Businesses are going green and it’s not just about getting rid of the Styrofoam coffee cups in the break room. Forty percent of HR professionals say their organization is currently focused on creating green jobs or adding green duties to existing jobs, according to a poll conducted by the Society for Human Resource Management (SHRM).
Of the 40 percent of organizations currently planning for green jobs, 65 percent report they have stepped up efforts in the past 12 months while 34 percent have held steady their efforts. Compared to two years ago, 79 percent have boosted their focus on green job creation. Another five percent of businesses plan to add green jobs, reflecting a total of 45 percent actively engaged in green job creation.
To ready workers, 67 percent are or will provide on-the-job training while 31 percent are paying for employees to take skills courses and 28 percent are paying for employees to obtain related certificates or licenses.
When asked what has taken place during the past 12 months to meet the demands for “greener” ways of working, 81 percent of HR professionals polled said new duties have been added to existing positions at their organization. Nearly one quarter — 23 percent — reported the creation of completely new green jobs or the addition of green duties within newly created jobs.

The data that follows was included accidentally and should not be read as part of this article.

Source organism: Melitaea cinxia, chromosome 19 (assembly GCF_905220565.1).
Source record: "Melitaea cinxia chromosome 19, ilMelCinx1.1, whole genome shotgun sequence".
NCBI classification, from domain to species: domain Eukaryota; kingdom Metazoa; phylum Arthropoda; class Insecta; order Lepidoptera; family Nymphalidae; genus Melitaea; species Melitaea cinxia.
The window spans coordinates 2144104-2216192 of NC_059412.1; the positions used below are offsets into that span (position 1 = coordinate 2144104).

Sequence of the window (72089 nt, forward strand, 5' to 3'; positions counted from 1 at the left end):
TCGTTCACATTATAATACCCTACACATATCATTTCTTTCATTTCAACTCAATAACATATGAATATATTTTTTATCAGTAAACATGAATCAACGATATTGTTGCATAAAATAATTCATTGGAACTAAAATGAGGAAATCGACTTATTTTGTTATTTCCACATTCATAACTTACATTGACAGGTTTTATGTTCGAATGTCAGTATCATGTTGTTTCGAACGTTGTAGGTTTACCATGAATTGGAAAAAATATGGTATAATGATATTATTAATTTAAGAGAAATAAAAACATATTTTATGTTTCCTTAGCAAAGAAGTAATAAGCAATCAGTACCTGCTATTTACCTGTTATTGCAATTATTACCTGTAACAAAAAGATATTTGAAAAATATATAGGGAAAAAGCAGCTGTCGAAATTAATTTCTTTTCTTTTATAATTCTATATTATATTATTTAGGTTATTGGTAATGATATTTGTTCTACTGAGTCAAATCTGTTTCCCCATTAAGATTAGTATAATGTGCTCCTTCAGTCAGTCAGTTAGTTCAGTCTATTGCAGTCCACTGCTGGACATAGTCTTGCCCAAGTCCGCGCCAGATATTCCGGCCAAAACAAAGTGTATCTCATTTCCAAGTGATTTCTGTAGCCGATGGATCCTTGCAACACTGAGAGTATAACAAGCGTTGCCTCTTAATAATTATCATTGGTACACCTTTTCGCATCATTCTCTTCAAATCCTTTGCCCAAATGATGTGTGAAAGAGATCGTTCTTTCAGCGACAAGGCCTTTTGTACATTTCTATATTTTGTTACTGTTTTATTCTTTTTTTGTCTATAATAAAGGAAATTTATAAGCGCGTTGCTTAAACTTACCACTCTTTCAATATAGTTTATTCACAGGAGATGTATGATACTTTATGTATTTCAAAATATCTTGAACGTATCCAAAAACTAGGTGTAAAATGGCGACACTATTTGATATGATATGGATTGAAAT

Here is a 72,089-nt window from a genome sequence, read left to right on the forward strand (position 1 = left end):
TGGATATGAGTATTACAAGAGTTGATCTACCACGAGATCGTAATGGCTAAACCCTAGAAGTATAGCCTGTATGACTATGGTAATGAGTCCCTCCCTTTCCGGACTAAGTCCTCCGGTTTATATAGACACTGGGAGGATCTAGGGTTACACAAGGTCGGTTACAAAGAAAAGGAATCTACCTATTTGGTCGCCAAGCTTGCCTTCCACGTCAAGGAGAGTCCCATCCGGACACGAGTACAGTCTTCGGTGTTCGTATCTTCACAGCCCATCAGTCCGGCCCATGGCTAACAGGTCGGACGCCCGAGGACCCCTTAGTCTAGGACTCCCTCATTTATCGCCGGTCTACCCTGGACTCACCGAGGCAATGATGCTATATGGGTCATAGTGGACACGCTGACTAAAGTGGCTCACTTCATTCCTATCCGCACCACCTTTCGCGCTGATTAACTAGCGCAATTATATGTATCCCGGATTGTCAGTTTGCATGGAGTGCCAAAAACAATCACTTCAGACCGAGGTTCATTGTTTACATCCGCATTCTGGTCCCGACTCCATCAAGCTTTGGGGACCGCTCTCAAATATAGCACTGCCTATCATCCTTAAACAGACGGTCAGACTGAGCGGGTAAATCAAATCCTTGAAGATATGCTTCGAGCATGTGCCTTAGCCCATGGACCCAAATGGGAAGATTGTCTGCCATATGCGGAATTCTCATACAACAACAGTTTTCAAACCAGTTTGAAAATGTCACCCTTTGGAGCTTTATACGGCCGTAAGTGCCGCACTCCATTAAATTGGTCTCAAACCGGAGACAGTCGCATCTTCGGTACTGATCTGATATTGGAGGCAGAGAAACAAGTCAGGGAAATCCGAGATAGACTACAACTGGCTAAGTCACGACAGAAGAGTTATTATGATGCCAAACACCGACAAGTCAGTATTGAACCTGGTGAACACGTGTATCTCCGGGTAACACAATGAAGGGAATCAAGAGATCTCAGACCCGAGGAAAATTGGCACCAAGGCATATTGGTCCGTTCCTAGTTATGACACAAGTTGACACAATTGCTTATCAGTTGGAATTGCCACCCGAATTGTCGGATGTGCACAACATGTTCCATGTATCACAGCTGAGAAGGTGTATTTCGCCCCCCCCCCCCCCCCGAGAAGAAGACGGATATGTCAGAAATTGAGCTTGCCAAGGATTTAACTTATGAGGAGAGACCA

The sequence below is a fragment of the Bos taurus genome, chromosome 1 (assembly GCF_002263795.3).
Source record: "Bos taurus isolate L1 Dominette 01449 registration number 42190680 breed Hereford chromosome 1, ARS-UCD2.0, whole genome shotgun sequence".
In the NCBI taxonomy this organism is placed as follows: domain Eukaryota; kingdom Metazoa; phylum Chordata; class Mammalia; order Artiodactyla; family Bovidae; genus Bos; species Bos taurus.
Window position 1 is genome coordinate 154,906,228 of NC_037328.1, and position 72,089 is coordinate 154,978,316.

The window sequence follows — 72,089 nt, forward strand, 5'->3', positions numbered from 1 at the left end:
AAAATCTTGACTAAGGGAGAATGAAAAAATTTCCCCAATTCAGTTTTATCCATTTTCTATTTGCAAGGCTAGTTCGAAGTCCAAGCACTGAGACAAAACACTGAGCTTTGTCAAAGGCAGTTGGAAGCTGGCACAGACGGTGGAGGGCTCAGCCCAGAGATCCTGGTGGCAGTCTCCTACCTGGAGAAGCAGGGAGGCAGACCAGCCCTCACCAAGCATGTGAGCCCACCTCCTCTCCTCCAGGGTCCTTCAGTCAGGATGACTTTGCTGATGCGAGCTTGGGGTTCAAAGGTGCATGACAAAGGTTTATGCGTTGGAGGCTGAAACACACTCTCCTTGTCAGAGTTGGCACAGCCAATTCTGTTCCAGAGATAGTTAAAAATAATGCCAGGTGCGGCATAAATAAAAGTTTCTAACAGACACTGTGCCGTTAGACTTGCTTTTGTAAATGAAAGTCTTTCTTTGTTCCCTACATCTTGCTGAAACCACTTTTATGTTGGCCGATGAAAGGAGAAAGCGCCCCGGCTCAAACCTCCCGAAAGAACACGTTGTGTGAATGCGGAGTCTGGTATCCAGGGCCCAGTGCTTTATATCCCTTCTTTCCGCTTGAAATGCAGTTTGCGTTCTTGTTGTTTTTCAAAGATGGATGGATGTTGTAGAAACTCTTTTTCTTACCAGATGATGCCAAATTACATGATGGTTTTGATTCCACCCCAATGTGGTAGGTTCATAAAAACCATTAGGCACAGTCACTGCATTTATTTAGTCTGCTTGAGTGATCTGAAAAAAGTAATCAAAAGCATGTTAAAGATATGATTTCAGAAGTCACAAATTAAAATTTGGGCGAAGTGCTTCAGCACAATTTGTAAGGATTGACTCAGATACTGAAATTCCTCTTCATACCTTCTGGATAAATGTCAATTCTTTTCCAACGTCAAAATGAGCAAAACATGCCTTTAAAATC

“Green jobs are not a far off economic reality but a current business strategy being embraced by many companies, some with small steps and others with wide-scale plans,” said Mark Schmit, director of research at SHRM. “We are particularly encouraged by the efforts organizations are making in adding green duties to existing jobs.”
While the number of organizations able to create completely new green jobs is relatively low, HR professionals said adding green duties to existing job categories is practical and achievable.
Among the 55 percent of organizations not focusing on green jobs, the overwhelming majority — 75 percent — said no need or opportunity exists in their organization for green jobs while 17 percent cited the cost implication for creating green jobs. Only 16 percent noted a lack of support by management.